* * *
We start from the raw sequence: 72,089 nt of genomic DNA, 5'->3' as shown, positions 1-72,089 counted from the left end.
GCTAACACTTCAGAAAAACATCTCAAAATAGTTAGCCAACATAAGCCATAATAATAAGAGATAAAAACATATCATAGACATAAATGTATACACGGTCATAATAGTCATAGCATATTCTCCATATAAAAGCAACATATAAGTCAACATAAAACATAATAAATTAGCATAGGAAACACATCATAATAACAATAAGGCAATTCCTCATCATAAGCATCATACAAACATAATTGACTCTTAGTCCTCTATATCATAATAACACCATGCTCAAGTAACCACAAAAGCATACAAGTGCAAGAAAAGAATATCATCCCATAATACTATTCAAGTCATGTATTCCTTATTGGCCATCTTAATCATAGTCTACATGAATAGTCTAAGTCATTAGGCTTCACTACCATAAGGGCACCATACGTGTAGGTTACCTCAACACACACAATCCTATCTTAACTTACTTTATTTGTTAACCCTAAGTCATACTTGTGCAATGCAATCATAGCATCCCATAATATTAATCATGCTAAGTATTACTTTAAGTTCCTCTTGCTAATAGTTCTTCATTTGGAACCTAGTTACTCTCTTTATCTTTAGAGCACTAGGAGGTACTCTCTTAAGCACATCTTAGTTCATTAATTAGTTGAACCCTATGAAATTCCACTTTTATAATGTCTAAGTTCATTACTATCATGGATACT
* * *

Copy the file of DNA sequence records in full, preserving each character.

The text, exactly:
We start from the raw sequence: 72,089 nt of genomic DNA, 5'->3' as shown, positions 1-72,089 counted from the left end.
GCTAACACTTCAGAAAAACATCTCAAAATAGTTAGCCAACATAAGCCATAATAATAAGAGATAAAAACATATCATAGACATAAATGTATACACGGTCATAATAGTCATAGCATATTCTCCATATAAAAGCAACATATAAGTCAACATAAAACATAATAAATTAGCATAGGAAACACATCATAATAACAATAAGGCAATTCCTCATCATAAGCATCATACAAACATAATTGACTCTTAGTCCTCTATATCATAATAACACCATGCTCAAGTAACCACAAAAGCATACAAGTGCAAGAAAAGAATATCATCCCATAATACTATTCAAGTCATGTATTCCTTATTGGCCATCTTAATCATAGTCTACATGAATAGTCTAAGTCATTAGGCTTCACTACCATAAGGGCACCATACGTGTAGGTTACCTCAACACACACAATCCTATCTTAACTTACTTTATTTGTTAACCCTAAGTCATACTTGTGCAATGCAATCATAGCATCCCATAATATTAATCATGCTAAGTATTACTTTAAGTTCCTCTTGCTAATAGTTCTTCATTTGGAACCTAGTTACTCTCTTTATCTTTAGAGCACTAGGAGGTACTCTCTTAAGCACATCTTAGTTCATTAATTAGTTGAACCCTATGAAATTCCACTTTTATAATGTCTAAGTTCATTACTATCATGGATACT